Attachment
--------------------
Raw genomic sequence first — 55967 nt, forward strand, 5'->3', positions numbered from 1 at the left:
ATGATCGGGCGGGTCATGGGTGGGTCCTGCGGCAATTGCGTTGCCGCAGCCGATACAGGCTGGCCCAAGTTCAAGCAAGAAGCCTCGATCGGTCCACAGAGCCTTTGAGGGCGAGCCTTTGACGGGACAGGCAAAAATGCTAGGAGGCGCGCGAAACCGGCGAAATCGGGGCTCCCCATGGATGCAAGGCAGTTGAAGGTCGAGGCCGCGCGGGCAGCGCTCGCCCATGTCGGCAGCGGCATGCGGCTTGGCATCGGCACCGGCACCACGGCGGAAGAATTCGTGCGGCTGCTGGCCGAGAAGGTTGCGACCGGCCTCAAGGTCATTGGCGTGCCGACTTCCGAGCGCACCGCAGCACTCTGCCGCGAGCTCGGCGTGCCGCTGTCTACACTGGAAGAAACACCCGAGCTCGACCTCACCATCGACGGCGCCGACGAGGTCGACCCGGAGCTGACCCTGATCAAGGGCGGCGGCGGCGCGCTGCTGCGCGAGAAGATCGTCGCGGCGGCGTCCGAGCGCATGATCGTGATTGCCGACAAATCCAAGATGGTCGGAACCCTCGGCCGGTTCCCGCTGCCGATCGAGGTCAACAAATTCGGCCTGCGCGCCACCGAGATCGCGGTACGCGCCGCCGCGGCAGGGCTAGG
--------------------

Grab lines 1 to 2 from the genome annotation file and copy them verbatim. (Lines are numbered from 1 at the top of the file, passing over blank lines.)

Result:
Raw genomic sequence first — 55967 nt, forward strand, 5'->3', positions numbered from 1 at the left:
ATGATCGGGCGGGTCATGGGTGGGTCCTGCGGCAATTGCGTTGCCGCAGCCGATACAGGCTGGCCCAAGTTCAAGCAAGAAGCCTCGATCGGTCCACAGAGCCTTTGAGGGCGAGCCTTTGACGGGACAGGCAAAAATGCTAGGAGGCGCGCGAAACCGGCGAAATCGGGGCTCCCCATGGATGCAAGGCAGTTGAAGGTCGAGGCCGCGCGGGCAGCGCTCGCCCATGTCGGCAGCGGCATGCGGCTTGGCATCGGCACCGGCACCACGGCGGAAGAATTCGTGCGGCTGCTGGCCGAGAAGGTTGCGACCGGCCTCAAGGTCATTGGCGTGCCGACTTCCGAGCGCACCGCAGCACTCTGCCGCGAGCTCGGCGTGCCGCTGTCTACACTGGAAGAAACACCCGAGCTCGACCTCACCATCGACGGCGCCGACGAGGTCGACCCGGAGCTGACCCTGATCAAGGGCGGCGGCGGCGCGCTGCTGCGCGAGAAGATCGTCGCGGCGGCGTCCGAGCGCATGATCGTGATTGCCGACAAATCCAAGATGGTCGGAACCCTCGGCCGGTTCCCGCTGCCGATCGAGGTCAACAAATTCGGCCTGCGCGCCACCGAGATCGCGGTACGCGCCGCCGCGGCAGGGCTAGG